France's industrial situation resembled in many ways the agricultural one. During the first half of the nineteenth century the industrial sphere's façade of apparent stability hid major changes. Though this period registered few advances in technology, little growth in industrial concentration, and only a slight increase in the size of the labor force, industrial output expanded by 75 percent. This surprising development resulted almost entirely from the heightened exploitation of labor. Growing demand at home and intensifying competition caused by the extension of markets forced employers and master artisans to deepen the division of labor and resort to subcontracting in an effort to reduce costs of production. Such cost-cutting measures threatened artisans' skills and magnified alienation on the job. In some industries market expansion produced a situation in which commercial intermediaries known as merchant capitalists became the real employers of labor. It was they who assigned work, they who marketed finished products, and they who reaped the bulk of the profits. These merchant capitalists did not directly oversee production; they owed their economic position solely to the reserves of liquid capital that they possessed. As a result of these developments, master artisans who owned small workshops shared to an increasing degree the dependent status of wage laborers.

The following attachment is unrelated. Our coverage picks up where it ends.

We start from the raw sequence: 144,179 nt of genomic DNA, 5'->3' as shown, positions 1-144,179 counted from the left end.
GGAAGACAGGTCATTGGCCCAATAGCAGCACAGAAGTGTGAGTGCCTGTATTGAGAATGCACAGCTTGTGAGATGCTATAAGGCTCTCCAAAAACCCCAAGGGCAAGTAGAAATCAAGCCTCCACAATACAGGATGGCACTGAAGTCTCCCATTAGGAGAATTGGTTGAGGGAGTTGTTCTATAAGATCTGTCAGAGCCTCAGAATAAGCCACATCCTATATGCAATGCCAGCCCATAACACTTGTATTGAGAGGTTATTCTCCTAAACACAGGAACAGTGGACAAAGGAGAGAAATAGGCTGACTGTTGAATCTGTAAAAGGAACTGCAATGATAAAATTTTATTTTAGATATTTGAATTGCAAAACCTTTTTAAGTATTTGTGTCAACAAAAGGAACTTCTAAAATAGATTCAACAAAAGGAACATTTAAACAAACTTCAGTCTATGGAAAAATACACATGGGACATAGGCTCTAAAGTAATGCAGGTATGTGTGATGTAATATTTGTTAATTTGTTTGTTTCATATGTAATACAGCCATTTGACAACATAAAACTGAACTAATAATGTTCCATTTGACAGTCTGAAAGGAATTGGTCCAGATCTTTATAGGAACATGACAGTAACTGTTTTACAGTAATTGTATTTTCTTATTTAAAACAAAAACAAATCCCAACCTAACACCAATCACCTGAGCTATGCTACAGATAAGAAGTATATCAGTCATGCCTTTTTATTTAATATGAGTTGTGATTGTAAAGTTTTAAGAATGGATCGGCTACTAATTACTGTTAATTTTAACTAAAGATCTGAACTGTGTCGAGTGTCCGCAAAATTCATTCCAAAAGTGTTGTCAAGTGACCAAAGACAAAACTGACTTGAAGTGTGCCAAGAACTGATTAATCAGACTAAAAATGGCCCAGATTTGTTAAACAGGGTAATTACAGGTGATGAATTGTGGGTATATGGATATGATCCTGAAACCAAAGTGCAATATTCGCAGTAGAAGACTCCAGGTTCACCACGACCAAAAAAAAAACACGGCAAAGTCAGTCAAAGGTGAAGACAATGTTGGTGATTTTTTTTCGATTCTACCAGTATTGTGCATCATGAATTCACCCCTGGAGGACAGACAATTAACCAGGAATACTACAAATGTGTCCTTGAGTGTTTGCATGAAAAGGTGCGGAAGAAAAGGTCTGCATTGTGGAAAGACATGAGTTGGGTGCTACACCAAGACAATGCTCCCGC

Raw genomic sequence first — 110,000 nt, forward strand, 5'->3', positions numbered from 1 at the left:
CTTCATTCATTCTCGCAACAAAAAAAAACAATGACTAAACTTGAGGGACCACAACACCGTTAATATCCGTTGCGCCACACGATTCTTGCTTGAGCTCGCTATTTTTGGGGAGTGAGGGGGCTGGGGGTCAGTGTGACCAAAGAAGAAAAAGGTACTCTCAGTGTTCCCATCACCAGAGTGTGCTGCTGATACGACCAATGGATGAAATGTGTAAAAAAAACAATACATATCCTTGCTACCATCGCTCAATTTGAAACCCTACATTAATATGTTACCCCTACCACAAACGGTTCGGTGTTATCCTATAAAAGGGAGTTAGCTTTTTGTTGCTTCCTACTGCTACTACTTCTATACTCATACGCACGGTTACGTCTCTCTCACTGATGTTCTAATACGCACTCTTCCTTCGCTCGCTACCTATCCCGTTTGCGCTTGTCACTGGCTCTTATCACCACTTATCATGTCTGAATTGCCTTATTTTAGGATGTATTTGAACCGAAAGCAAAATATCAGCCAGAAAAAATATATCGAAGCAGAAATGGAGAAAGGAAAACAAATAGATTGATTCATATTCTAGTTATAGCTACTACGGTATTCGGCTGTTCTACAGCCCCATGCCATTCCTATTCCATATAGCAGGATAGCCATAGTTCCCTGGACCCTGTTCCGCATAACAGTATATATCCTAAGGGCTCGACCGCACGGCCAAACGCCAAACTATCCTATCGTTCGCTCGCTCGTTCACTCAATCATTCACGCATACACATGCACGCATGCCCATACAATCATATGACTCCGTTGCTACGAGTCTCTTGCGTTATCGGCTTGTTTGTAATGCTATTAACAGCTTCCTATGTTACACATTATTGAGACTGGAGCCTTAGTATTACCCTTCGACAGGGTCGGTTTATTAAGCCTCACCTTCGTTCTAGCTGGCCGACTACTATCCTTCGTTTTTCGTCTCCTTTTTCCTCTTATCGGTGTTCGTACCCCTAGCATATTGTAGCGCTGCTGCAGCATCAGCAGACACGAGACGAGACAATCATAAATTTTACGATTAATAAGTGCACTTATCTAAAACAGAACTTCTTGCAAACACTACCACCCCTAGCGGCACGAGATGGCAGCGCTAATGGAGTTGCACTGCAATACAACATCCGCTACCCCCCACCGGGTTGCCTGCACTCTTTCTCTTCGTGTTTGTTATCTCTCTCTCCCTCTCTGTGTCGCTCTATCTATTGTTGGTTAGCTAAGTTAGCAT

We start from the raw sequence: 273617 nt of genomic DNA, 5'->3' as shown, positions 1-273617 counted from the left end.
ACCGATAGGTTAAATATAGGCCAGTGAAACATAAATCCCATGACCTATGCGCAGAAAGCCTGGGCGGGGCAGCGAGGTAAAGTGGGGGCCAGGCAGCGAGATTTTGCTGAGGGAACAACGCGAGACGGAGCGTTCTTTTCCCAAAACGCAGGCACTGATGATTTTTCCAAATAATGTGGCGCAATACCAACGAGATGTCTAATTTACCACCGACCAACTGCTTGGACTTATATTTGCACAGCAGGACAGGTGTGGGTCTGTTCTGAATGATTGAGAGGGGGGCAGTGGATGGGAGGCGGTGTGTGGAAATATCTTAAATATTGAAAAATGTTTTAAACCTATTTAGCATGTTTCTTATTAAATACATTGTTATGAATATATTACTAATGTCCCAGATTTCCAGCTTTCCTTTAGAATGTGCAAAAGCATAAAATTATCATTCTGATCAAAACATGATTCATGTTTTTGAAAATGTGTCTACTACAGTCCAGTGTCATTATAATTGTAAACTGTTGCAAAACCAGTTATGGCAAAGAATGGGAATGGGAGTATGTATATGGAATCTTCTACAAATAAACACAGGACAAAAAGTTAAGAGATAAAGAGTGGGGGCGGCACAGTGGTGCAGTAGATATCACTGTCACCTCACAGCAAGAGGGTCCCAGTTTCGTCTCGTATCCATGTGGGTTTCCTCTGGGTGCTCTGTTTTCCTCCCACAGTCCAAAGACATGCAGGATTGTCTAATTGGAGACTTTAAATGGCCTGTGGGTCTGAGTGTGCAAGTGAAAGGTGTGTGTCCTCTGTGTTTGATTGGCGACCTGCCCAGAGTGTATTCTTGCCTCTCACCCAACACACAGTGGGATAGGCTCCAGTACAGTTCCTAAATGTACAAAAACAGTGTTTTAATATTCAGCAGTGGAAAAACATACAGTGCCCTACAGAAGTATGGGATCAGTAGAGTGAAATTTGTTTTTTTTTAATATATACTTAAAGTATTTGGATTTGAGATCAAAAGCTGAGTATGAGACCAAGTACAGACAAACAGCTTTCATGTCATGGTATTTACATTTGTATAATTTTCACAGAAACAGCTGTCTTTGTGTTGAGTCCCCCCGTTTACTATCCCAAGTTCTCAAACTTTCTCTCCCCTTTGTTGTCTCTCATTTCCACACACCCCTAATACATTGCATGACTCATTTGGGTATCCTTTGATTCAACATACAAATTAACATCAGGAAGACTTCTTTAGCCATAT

These threats to workers' skills and to the independence of master artisans made both groups receptive to a moral critique of capitalism that endeavored to bolster workers' dignity by fostering identification with a populist Jesus Christ. Skilled workers and master artisans refused to view labor as a commodity. And they ultimately turned to a democratic-socialist ideology that condemned the market system as immoral for its tendency to deny workers their individuality and to reduce their labor to just another salable good. As an alternative to wage labor, the democ-socs proposed to establish a system of producers' cooperatives, which would be founded with the aid of government credit and owned by groups of associated workers. In a process that might be labeled "collectivization from below" (see Chapter IV), cooperatist production would ultimately replace capitalist enterprise. This transformation, the democ-socs believed, would occur peacefully and result from the presumed ability of the cooperatives to outcompete their capitalist rivals. Ultimately, the exploitative system of wage labor would be replaced by a new economic edifice founded on the Christian tenets of fraternity and equality.